Not only the first black president of the United States of America, last Tuesday Barack Obama also became its first president to specifically acknowledge gays in an acceptance speech, thanking Americans both straight and gay.

Four major pieces of pro-gay legislation should be passed within Obama’s first term.
First will be the Matthew Shepard Hate Crime Act and the Employment Non-Discrimination Act (ENDA) which will protect gays from hate crimes and discrimination in the workplace for the first time at a federal level. With a Democratic majority in both houses, transgendered protections removed from ENDA before the election will most likely be reinserted.

Later should come bills to repeal the Don’t Ask, Don’t Tell policy responsible for the sacking of over twelve thousand gay military personnel over the last 15 years, and the Defense of Marriage Act that bans any kind of recognition of same-sex couples at a federal level.

The Democrats’ big win has also increased the number of openly gay members of the US congress with re-elected Democratic veterans Barney Frank and Tammy Baldwin being joined by Jared Polis, a 33 year old internet millionaire from Colorado. A fourth may be possible if lesbian Deb Mill is chosen by the Democrats to fill a Congressional vacancy left by the promotion of Obama’s new chief of staff.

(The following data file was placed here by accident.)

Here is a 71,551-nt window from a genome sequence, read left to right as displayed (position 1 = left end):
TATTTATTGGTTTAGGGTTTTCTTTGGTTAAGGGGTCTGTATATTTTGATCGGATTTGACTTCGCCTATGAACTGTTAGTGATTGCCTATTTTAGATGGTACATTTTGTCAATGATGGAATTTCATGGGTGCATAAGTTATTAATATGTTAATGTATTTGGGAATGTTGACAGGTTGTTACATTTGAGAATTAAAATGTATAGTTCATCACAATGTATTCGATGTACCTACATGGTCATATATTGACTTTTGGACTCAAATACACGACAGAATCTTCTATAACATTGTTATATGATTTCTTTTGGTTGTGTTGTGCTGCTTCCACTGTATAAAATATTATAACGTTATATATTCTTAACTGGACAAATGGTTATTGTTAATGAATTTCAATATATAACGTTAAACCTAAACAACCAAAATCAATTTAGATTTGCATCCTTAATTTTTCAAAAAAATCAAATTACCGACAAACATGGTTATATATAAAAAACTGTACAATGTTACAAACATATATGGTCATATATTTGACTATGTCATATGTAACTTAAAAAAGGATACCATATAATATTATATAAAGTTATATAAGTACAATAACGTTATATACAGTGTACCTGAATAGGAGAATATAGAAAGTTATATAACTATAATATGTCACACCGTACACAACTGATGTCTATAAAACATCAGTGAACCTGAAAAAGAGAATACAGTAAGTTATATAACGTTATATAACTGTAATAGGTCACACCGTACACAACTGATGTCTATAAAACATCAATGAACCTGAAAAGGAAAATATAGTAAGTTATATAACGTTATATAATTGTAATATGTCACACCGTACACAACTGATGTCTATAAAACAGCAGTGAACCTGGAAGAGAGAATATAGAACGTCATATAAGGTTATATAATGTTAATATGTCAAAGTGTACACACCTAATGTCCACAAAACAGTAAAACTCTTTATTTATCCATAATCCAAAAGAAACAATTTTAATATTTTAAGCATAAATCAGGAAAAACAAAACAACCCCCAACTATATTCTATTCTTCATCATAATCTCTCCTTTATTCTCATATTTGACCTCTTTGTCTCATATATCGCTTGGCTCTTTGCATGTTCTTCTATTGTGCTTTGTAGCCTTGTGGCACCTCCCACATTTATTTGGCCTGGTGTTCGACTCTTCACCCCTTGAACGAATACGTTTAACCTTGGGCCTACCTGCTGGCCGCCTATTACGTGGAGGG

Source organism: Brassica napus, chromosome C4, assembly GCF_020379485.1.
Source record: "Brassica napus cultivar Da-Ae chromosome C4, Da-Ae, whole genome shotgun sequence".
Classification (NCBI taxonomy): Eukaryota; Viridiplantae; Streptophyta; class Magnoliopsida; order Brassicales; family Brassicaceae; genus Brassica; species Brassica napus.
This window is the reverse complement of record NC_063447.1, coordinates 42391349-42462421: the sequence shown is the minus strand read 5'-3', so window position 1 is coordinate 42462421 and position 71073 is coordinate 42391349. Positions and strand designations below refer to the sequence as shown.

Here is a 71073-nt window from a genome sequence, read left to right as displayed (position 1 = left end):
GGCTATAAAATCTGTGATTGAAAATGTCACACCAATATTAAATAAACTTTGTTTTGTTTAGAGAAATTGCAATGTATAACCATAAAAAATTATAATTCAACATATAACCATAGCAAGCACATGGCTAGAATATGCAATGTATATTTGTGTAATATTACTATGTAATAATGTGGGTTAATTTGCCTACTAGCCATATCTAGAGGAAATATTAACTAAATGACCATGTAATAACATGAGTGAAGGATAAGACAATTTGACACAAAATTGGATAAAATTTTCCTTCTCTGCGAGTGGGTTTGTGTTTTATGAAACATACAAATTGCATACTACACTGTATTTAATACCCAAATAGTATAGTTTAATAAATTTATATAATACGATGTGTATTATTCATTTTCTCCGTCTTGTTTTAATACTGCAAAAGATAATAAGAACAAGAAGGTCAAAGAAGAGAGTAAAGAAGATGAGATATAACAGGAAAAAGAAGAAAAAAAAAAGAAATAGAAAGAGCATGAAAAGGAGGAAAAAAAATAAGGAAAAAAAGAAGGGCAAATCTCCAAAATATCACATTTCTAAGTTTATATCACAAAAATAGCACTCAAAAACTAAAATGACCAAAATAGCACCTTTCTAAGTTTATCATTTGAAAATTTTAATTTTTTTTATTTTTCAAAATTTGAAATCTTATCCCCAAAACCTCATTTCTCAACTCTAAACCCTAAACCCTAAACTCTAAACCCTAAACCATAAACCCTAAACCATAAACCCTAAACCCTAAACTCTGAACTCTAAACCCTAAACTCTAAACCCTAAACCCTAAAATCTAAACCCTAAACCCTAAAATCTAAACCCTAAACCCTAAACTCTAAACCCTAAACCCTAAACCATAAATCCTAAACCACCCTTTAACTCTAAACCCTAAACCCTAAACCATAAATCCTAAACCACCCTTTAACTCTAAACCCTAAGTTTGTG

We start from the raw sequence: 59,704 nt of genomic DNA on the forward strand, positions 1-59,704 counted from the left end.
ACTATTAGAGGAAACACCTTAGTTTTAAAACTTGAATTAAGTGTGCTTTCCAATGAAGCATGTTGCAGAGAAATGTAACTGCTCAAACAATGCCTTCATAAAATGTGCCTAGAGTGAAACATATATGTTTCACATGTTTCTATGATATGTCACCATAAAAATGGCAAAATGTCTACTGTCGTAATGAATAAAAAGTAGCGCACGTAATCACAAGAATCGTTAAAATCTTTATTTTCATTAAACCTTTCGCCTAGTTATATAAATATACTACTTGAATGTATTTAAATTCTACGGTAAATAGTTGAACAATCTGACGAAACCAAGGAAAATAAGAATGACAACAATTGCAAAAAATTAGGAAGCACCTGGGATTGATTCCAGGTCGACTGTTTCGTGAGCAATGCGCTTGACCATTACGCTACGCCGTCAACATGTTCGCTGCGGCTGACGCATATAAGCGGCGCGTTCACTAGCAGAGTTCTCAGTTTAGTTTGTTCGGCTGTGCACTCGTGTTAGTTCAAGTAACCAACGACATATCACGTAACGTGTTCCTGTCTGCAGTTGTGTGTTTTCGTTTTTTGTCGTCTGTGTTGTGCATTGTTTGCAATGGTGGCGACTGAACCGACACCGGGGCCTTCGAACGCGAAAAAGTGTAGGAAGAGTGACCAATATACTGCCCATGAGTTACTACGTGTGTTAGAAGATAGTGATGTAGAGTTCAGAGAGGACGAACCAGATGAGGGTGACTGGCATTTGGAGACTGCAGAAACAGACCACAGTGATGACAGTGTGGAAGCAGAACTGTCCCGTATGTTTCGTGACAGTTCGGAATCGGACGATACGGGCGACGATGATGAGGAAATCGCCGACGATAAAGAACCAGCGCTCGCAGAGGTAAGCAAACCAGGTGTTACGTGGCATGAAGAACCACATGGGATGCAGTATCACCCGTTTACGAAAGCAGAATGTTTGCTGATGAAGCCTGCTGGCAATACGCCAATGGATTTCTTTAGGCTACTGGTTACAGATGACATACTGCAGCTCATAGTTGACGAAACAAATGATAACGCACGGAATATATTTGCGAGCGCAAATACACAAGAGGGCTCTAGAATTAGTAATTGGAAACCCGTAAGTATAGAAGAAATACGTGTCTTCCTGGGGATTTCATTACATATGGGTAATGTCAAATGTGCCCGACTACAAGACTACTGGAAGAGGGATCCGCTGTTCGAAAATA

But it wasn’t all good news, with a ballot proposition banning newly legalised same-sex marriage in California passing there. A raft of court challenges is already underway, including suits by the City of San Francisco and the American Civil Liberties Union.

If any of these are successful and the ban overturned, gay marriage would remain legal until the next election -” which should be long enough to change public attitudes.

Despite winning the vote and spending nearly $40 million, the anti-gay marriage camp saw support for their cause drop nine points since California first voted on same-sex marriage eight years ago. Then it was 61 percent opposed -” now it’s only 52. If that trend continues, a majority of Californians could be pro-gay marriage in as little as three years.

And marriage rights campaigners now know where they have to focus their efforts after 70 percent of African American voters (more than any other group) voted for the ban.

Similar bans also passed in Florida and Arizona, while in Arkansas another initiative has banned adoption and fostering by both same-sex couples and unmarried heterosexuals.

But it’s not all bad news on the marriage front. On the back of strong Democrat showings at state elections, as many as five other states are likely to pass their own same-sex marriage laws in the next three years -” New York, New Jersey, New Hampshire, Maryland and Rhode Island.

California-style court challenges are likely in others and same-sex marriage is also now safe in Connecticut after a vote there.

And the more same-sex marriage spreads across America, the greater the pressure will be for its legalisation here.

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